The IRB's Cronin noted that Bobby Hogan currently faces disciplinary charges relating to his failure to monitor, investigate, and prevent contact between his father and Riley. Hoffa imposed a six-month suspension on Bobby Hogan on Dec. 13, 2007. The IRB rejected the suspension as "inadequate" and took up its own review of Bobby Hogan. Cronin said the Bobby Hogan case has been fully briefed and is now in the hands of the three-person board. He declined to predict a timeline for a decision in the matter.

"The decision is with the board members, but there is a lot of material to go through as you can imagine," he said.

The IRB also accused Local 714 of failing to perform its duty as the bargaining agent for Teamsters working at five metal companies. Hoffa noted that the IRB had found that substantial bargaining unit work was being done by temporary and nonunion workers "in circumstances which suggested corrupt dealings with these companies."

Charges of Favoritism, Nepotism

Finally the IRB faulted Local 714 for fostering "favoritism and nepotism" within its lucrative trade show and movie sector. Robert Hogan and James Hogan were specifically accused of operating a referral system designed to benefit friends and members of their extended family. This type of chronic nepotism was also a key factor in the 1996 trusteeship.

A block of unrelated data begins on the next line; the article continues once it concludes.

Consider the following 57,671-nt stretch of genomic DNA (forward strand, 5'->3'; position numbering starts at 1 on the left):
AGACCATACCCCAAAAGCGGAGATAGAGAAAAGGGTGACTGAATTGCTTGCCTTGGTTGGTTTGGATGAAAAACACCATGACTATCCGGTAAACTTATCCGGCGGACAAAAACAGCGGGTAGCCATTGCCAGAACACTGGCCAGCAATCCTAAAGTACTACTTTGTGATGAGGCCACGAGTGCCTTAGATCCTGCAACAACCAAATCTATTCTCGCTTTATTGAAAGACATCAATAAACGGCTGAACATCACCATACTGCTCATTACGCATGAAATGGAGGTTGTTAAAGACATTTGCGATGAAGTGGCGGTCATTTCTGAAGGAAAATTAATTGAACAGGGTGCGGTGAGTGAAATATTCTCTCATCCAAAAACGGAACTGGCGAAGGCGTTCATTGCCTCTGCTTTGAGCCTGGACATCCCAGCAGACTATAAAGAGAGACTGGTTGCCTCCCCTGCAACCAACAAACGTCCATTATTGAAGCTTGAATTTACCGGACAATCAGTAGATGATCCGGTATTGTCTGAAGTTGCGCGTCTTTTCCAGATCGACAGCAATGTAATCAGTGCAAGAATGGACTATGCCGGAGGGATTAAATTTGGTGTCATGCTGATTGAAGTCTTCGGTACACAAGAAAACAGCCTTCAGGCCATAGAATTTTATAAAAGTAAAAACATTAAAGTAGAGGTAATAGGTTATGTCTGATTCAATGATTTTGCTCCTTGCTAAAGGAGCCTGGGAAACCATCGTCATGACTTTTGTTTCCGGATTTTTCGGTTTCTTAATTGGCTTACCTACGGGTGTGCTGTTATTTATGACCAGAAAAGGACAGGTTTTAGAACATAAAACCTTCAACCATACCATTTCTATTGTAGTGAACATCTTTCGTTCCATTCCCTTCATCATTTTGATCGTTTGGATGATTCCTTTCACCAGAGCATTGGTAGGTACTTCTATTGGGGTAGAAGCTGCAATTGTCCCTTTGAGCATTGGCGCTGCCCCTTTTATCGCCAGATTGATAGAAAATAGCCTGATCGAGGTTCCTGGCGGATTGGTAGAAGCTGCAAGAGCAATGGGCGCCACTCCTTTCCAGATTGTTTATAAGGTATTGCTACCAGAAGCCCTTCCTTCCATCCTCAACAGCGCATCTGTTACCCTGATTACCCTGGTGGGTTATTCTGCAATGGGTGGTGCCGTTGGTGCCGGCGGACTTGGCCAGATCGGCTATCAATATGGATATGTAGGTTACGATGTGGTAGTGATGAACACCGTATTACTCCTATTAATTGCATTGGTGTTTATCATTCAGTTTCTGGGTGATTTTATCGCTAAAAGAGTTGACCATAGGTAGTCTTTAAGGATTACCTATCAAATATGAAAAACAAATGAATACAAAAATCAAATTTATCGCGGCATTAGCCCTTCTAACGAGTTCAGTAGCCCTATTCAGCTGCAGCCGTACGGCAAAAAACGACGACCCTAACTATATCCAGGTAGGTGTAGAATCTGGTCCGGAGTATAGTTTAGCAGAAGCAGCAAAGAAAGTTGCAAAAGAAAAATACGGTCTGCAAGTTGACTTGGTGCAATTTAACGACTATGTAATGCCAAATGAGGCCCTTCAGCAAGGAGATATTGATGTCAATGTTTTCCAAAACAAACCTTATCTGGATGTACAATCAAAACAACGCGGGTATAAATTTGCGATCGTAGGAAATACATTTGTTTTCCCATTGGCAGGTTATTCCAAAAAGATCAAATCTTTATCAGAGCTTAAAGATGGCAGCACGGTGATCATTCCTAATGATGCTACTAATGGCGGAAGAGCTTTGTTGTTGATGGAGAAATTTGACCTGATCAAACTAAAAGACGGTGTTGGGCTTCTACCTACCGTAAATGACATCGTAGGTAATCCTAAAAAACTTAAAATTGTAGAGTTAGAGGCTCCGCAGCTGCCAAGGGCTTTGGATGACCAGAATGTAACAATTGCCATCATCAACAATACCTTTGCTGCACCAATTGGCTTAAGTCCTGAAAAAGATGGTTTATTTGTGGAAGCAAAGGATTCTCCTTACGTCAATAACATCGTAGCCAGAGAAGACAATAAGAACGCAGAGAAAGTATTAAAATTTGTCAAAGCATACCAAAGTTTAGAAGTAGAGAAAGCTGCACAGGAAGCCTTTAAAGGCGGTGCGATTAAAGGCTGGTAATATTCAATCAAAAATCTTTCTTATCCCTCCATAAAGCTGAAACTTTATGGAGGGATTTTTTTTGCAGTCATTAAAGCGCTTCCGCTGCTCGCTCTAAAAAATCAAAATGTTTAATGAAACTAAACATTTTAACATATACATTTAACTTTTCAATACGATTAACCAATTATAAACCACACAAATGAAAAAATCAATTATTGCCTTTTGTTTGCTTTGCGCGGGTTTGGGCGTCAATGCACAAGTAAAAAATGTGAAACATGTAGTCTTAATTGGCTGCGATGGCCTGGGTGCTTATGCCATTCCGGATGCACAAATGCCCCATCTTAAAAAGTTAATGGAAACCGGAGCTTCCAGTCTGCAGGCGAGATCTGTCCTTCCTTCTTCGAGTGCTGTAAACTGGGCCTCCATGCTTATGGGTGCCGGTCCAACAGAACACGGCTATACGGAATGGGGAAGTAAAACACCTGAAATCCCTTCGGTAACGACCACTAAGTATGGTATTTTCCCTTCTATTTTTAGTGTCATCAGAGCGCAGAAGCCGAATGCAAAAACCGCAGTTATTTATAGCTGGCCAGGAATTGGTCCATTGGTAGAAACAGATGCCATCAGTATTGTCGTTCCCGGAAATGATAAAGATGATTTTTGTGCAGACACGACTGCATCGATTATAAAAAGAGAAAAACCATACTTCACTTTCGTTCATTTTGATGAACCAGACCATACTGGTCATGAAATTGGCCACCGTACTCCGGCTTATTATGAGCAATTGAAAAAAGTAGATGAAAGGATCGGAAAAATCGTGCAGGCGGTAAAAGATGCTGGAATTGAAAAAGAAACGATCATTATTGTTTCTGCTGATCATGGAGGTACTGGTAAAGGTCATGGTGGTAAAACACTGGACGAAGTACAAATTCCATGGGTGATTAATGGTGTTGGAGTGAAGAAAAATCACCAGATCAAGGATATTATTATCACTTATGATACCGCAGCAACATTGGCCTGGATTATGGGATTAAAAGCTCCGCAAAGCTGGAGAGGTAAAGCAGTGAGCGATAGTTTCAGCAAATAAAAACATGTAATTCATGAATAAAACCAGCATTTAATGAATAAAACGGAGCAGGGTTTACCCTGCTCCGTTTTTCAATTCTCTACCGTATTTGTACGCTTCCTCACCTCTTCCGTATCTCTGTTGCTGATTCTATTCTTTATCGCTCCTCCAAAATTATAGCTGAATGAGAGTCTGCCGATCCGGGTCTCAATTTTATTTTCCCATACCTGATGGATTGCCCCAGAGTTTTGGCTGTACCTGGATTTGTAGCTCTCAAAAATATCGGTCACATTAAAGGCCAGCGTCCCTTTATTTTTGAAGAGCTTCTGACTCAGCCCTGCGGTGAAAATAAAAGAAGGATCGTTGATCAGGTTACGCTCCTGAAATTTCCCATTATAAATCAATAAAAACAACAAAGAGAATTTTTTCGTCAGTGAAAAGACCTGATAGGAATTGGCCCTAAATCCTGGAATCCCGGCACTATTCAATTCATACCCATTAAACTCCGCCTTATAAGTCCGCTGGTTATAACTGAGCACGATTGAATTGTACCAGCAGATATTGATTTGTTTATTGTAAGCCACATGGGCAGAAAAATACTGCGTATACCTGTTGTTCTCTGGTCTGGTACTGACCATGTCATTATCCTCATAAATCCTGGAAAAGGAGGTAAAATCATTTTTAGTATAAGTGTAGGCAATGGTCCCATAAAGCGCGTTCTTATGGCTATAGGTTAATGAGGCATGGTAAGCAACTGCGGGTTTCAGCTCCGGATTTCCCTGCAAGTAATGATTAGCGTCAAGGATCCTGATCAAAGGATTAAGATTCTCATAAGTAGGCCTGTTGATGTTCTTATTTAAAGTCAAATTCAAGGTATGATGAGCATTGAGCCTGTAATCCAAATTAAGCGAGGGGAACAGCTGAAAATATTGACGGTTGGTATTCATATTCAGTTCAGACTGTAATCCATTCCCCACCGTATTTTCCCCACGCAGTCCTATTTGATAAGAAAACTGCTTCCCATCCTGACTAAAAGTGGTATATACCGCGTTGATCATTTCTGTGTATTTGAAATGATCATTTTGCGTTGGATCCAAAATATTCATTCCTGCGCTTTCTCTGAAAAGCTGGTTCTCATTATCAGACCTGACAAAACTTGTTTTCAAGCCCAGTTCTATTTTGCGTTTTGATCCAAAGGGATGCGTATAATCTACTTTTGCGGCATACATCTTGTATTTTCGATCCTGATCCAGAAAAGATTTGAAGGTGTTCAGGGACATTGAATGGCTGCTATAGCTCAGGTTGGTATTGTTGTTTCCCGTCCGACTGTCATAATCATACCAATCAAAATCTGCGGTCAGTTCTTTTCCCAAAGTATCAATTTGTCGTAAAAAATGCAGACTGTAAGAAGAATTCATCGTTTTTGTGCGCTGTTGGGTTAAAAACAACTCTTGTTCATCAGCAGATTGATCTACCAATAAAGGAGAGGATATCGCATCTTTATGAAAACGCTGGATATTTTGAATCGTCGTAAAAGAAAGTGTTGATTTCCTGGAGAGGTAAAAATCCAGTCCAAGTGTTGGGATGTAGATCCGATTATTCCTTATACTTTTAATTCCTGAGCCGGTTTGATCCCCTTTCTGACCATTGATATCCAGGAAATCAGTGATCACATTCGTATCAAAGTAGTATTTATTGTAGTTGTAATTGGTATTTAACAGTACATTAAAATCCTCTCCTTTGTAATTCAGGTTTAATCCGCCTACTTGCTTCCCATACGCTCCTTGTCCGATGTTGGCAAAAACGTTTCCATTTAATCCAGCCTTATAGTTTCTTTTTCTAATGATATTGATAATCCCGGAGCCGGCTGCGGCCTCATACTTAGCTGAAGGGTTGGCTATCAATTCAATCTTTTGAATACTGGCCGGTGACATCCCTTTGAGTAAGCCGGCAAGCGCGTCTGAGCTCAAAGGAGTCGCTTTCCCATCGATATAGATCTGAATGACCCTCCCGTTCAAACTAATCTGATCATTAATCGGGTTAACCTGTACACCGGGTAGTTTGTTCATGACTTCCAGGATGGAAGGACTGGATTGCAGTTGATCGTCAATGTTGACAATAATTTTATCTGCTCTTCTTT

In his letter, Hoffa said his representative continues to see problems at Local 714 on all three issues. Hoffa specifically noted that certain officers and employees of the local continue to have contact with William Hogan and Bobby Hogan. Contact with Bobby Hogan is currently inappropriate in light of his six-month suspension from the union.

Hoffa noted that his representative had attempted to move jurisdiction for the movie and trade show sector to Local 727 in an effort to curtail the nepotism problems cited by the IRB. However, he said Local 714's officers and employees have worked to undermine that effort and actually "sought to hold hostage certain assets of the Local 714 health fund" which were being shifted to the Local 727 health fund. Hoffa said the movie and trade show workers health benefits would be in danger of "irreparable harm" without the emergency trusteeship.

BNA was unable to reach Bobby Hogan or William Hogan for comment on the trusteeship.

Video Reveals Hogan Family's Views

However the Web site, which focuses on William Hogan's views on the Teamsters, castigates efforts by the IRB and the Teamsters to reform Local 714.

In a brief video, Bobby Hogan complains that he is being disciplined by the IRB for failing to fire his father's best friend of 55 years. He calls the IRB's processes an abuse of free speech and an effort to undermine the rights of working people. William Hogan's wife Ginny Hogan also offers a tearful defense of her son following an IRB hearing in May.

"Now they're picking on my Bobby for no reason whatsoever," Ginny Hogan said. "Bob Riley has been my friend for 50 years too. Isn't he allowed to call us? I don't understand this. Where is our freedom of speech?"

The Hogan family's video can be viewed at

By Michael Bologna